On Monday, New York Governor Kathy Hochul signed the “Consumer Credit Fairness Act” (SB 153) into law which will transform debt collection litigation practices on consumer credit transactions in the Empire State. This bill notably applies to originators as well as the collection industry. The provisions of the bill take effect on May 6, 2022, except for the lowering of the statute of limitations on consumer credit transactions from six to three years which takes effect on April 6, 2022. A consumer credit transaction is defined as “a transaction wherein credit is extended to an individual and the money, property, or service which is the subject of the transaction is primarily for personal, family or household purposes.” RMAI encourages members who collect on accounts of New York residents to share this Member Alert with their legal, compliance, and operational personnel. 

The following is a summary of the Consumer Credit Fairness Act’s provisions:

  • Reduces the statute of limitations from six to three years on consumer credit transactions. It should be noted that many accounts already had a three, four or five-year limitations period because of the New York State Court of Appeals decision in PRA v. King involving the state borrowing statute. For those who have accounts with limitations periods above three years, businesses will need to decide on whether to expedite litigation before April 6, 2022.
  • Prohibits the revival of a debt that is beyond the statute of limitations through the making of a payment. This is a requirement of the RMAI Receivables Management Certification Program and therefore should not cause any disruptions in the activities of certified businesses.
  • Requires the mailing of a notice by the court clerk after filing proof of service of the summons and complaint. This requires the plaintiff to submit to the clerk a stamped, unsealed envelope addressed to the defendant together with a written notice in clear type of no less than twelve-point in size, in both English and Spanish. The Chief Administrative Judge is charged with issuing a Spanish translation of the notice and maintaining and publishing the URL address for the web page containing consumer resources.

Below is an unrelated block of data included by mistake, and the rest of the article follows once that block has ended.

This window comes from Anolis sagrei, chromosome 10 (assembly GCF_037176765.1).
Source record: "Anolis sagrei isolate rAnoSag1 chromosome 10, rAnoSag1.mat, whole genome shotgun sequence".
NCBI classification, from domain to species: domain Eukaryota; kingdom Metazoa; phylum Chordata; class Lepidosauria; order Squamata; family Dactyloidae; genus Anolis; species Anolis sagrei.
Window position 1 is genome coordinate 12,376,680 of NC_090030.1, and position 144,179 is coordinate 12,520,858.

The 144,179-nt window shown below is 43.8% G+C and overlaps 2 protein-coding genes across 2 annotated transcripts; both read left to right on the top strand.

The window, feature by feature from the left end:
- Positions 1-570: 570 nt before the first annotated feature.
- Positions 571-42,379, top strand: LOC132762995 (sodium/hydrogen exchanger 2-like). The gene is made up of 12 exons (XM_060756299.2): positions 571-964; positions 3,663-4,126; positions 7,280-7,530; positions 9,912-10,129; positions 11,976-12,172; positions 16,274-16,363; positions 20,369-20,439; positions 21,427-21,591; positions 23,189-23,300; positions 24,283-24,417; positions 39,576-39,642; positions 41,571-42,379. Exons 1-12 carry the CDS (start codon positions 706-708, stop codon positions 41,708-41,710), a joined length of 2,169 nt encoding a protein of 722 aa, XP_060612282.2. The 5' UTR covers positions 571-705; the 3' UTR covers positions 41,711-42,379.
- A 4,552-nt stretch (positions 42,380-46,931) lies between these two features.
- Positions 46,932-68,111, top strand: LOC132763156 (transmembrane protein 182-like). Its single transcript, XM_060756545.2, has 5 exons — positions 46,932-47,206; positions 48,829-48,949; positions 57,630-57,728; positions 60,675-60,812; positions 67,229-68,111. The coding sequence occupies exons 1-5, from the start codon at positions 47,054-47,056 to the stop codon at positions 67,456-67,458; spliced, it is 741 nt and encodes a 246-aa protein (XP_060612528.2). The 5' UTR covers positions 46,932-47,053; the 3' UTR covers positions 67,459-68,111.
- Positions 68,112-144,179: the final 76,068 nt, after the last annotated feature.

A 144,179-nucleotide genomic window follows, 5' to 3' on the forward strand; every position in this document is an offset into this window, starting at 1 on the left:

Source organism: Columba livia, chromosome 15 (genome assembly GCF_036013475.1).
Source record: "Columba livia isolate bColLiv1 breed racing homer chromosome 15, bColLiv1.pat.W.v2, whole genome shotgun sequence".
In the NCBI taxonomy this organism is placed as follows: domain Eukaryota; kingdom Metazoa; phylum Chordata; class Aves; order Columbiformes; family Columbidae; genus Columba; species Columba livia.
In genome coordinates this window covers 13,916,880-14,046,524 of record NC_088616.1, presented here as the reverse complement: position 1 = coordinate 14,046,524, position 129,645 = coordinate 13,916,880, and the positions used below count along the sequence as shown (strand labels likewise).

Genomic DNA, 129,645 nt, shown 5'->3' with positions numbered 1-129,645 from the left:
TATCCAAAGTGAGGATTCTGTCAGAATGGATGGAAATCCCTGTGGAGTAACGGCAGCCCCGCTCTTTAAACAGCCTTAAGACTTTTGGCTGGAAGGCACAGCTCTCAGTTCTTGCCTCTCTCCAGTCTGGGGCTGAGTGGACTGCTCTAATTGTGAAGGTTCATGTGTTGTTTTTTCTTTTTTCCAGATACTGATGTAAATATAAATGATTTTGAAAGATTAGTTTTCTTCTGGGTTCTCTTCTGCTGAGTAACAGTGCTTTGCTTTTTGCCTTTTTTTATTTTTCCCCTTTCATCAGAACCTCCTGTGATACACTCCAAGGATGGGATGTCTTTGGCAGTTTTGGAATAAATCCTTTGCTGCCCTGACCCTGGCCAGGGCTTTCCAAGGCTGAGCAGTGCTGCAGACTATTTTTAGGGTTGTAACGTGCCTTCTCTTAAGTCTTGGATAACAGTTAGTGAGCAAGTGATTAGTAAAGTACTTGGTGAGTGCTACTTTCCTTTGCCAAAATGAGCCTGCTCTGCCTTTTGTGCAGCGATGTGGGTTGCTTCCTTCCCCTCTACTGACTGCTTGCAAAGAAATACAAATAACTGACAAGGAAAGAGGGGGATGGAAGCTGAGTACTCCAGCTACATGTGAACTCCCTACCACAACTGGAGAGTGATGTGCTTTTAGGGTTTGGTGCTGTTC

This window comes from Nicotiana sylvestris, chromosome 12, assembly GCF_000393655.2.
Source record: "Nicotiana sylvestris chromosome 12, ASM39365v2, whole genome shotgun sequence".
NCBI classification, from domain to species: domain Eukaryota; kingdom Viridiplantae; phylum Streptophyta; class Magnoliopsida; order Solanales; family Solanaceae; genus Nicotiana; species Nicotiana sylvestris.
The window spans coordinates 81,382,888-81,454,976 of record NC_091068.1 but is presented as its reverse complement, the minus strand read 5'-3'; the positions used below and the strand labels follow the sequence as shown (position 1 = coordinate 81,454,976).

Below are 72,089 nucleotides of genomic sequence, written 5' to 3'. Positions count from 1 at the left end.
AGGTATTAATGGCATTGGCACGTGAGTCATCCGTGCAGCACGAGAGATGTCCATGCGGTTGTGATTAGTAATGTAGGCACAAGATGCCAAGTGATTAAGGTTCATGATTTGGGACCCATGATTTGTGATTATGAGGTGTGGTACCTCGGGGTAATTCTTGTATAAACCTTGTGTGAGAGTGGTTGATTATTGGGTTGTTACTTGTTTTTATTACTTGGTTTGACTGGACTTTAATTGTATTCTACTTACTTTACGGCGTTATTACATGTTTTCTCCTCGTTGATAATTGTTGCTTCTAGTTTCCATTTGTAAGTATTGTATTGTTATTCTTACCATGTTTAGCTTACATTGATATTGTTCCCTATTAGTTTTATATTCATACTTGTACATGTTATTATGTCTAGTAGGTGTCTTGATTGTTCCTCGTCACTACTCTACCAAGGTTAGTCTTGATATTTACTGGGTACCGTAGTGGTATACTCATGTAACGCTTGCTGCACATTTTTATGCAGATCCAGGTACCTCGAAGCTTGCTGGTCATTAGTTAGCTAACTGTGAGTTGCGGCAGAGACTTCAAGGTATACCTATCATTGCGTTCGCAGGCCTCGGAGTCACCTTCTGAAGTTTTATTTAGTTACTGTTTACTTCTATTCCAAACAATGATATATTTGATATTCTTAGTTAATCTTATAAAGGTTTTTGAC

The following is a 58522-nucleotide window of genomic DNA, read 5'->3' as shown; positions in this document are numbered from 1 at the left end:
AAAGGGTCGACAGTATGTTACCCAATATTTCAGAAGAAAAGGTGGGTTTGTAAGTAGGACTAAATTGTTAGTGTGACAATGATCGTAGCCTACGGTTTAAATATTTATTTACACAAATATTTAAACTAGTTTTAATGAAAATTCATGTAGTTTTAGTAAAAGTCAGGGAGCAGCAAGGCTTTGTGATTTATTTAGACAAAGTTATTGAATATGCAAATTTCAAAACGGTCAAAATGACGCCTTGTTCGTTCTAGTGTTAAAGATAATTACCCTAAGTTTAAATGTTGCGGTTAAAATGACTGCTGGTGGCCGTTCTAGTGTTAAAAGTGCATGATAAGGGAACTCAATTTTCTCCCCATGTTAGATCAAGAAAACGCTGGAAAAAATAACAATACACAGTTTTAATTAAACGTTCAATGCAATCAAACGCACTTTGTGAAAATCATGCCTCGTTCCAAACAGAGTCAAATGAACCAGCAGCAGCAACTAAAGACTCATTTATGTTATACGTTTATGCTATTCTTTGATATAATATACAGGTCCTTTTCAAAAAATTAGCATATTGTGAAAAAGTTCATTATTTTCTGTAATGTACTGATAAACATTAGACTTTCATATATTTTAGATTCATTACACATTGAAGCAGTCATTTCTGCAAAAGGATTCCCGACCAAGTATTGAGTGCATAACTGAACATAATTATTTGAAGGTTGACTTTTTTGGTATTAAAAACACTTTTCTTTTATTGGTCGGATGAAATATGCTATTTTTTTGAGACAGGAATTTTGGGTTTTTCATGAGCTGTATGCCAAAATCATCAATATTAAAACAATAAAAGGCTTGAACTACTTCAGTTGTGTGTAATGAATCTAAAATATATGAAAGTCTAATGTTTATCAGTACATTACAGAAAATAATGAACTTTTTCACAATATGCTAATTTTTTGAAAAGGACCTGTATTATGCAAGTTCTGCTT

• Requires specific data to be included in the complaint. Similar to other states, New York will require, among other things, identifying the name of the original creditor, the last four digits of the account number, the date of last payment, itemization of the debt, and chain of title. All of the items being required are consistent with purchase requirements of the RMAI Receivables Management Certification Program.
  • Requires the provision of form affidavits. The form affidavits are similar to the affidavits adopted by the New York Office of Court Administration (OCA) in 2014. The new statute will require the OCA to update their forms.

RMAI had been actively opposing this bill since it was first introduced in 2009. After years of industry offers to negotiate the bill being rejected, the sponsors finally expressed a desire to discuss our concerns. As a result, after 13 months of negotiations, the industry was successful in: (1) removing language which would have expunged all debt at the expiration of the statute of limitations; (2) removing pre-charge-off itemization requirements on revolving lines of credit; (3) changing the point of reference on data and documents for credit cards from origination to charge-off; (4) clarifying a provision of existing law, that some judges were misinterpreting, to make clear that creditors are not required to inform consumers when their accounts are sold in order for the successor parties in interest to be able to collect on those accounts; and (5) extending the effective date by six months to provide the industry time to adjust operational controls as well as accelerate any legal actions under existing law.

This Member Alert is intended for members of the Receivables Management Association International, is for informational purposes only, and is in no way intended to provide legal advice. Members are encouraged to consult with an attorney of their choice for legal advice concerning this matter.